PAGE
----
CAMERON, Mo. — When some Missouri customers opened their heating bills for this past month, many were startled at the amount they were billed. FOX 4 received several messages from residents north of the Kansas City-metro area, asking us to find out why their more recent bills were so high.
One message from Cameron, Mo., said:
“We are having an outrageous amount of people on Facebook complaining about utility bills in Cameron Missouri.** I myself live in a one bedroom low-income apartment & today received my bill & it was $700.00!!! That’s just electricity. No water, no trash, no sewer. This is not right. I live in low-income for a reason I barely bring that home a month in pay!! They are trying to say I used 7226 kW consumption in one month. There’s no way!!! Reaching out for help this community is in outrage & most can’t afford this!! City Hall is just making excuses. Sad thing is if we don’t pay we have no electricity. I have children this must be addressed. Thank you for your time with my rant!!!”
**See photo gallery above for the electric bill Facebook comments shared in the new Cameron Swap & Shop Facebook group.
Another utility customer and FOX 4 viewer from Kidder, Mo., sent us a similar message:
“I am from Kidder Mo, and a lot of people here are upset about the jump in electrical prices. Our electricity comes from a company called Farmers Electric. The price has jumped a lot. We have a small house and our bill was $426. My sister was $618 and my Grandparents was $712. We all have Farmers Electric.”
Response from City of Cameron utilities:
We have been made aware of the resent discussions on social media regarding this. We have also had a few phone calls here at City Hall.
Of the one that have contacted us, while their bills are high, they are similar to previous years’ winter bills. Typically we see a winter peak around late-January early-February but this year we had a colder than normal December. This billing cycle had an average temperature of 27.45 degrees as opposed to the average of 35.89 for this cycle. We also had 2 more days below freezing than average, 8 less days above 40 degrees, and 2 days with negative temperatures.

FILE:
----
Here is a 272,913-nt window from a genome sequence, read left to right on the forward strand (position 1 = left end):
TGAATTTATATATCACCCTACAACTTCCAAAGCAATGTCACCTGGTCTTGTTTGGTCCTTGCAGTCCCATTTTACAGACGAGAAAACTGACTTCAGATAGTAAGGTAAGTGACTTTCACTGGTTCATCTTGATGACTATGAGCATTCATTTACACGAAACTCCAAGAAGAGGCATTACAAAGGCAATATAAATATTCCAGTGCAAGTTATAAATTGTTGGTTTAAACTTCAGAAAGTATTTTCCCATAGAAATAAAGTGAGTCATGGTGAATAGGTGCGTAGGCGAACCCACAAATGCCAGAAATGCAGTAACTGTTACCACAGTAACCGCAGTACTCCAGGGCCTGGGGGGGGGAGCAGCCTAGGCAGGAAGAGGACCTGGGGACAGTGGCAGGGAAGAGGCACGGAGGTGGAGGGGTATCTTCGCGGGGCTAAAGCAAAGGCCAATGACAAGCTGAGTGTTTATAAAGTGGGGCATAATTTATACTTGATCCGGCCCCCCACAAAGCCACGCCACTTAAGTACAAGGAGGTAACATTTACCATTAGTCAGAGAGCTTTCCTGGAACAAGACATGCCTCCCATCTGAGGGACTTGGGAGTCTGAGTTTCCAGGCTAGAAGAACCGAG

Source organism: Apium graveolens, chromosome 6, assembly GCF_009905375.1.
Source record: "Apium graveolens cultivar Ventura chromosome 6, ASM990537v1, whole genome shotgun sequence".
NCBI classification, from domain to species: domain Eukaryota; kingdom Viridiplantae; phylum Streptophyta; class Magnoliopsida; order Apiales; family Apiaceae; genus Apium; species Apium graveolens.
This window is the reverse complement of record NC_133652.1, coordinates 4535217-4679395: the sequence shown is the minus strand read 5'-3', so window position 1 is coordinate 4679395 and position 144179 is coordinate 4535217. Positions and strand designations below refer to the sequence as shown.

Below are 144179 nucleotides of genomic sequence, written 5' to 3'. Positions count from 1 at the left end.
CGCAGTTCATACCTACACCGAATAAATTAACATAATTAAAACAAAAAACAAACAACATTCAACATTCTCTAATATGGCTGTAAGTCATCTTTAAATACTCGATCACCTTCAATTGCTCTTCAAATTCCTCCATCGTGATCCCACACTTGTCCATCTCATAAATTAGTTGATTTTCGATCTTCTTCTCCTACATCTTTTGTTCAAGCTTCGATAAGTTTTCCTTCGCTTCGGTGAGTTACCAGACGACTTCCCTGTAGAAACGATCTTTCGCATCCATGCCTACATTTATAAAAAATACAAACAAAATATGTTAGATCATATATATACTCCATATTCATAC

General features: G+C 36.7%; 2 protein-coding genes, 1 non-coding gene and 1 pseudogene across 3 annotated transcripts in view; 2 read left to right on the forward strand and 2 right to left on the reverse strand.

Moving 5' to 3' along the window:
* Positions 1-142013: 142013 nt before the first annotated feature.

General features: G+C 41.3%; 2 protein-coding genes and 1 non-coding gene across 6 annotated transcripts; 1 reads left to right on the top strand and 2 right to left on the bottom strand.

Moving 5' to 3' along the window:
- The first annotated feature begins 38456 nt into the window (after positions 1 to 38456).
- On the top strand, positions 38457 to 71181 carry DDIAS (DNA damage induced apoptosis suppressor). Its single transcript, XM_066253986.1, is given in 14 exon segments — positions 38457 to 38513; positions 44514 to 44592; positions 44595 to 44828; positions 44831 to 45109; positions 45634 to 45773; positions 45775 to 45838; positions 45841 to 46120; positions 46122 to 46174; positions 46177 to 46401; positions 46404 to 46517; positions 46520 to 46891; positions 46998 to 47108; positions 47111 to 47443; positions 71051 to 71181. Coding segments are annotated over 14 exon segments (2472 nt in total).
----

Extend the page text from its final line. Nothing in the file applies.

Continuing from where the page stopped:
The last rate increase was in April 2016. We increased the rate approximately 1.4%. This increase was due to the increased wholesale cost from our electric provider and has been in effect since May. Rates have not been adjusted since then.
Response from Farmers’ Electric Cooperative:
We have not had a residential rate increase since early 2015 and any increases in monthly bills are weather related, which is not uncommon this time of year. Energy use changes month to month and, with recent cold temperatures, some bills have increased due to those families using additional electricity to combat the cold. Approximately 50% of a monthly bill is space heating and/or cooling, depending on the season. Our Cooperative offers multiple tools for our Members’ convenience to avoid a surprise bill including access to daily electric use information, budget billing and prepay programs and a home energy audit to help identify the steps to take to improve energy efficiency in their homes. For more information about any of these programs, please contact the Cooperative at 800-279-0496.
KCPL charges $.13328 per kWh, so a usage of 7000 kws would amount to a base charge of more than $900 for KCPL customers.
However, one FOX 4 viewer we were communicating with about her $700 bill said that she returned to the City of Cameron and asked that her kWh usage be reviewed. She ended up leaving the office with a much lower bill.
“I did go back to city hall today to demand better reasoning!! They said the computer is leaving out numbers on bills!! Before I left there I had a new bill for 193.15 instead of 700.00!!!,” said Crystal M.
The director of utilities explained that this particular customer was new, and the meter read from “0” when it actually should have been counted from existing usage on the meter.
FOX 4 checked with Chief Meteorologist Mike Thompson about the ‘colder than normal December’ that the City of Cameron cited in its response.
Thompson provided the following data about December temperatures from the National Weather Service. He drew attention to column 5, which shows how much below or above average the temperature was for each day in December. (Column one gives the day of the month.) While January was warmer than average, December was quite colder. Scroll down to take our poll. Did your last heating bill for December seem reasonable or too high?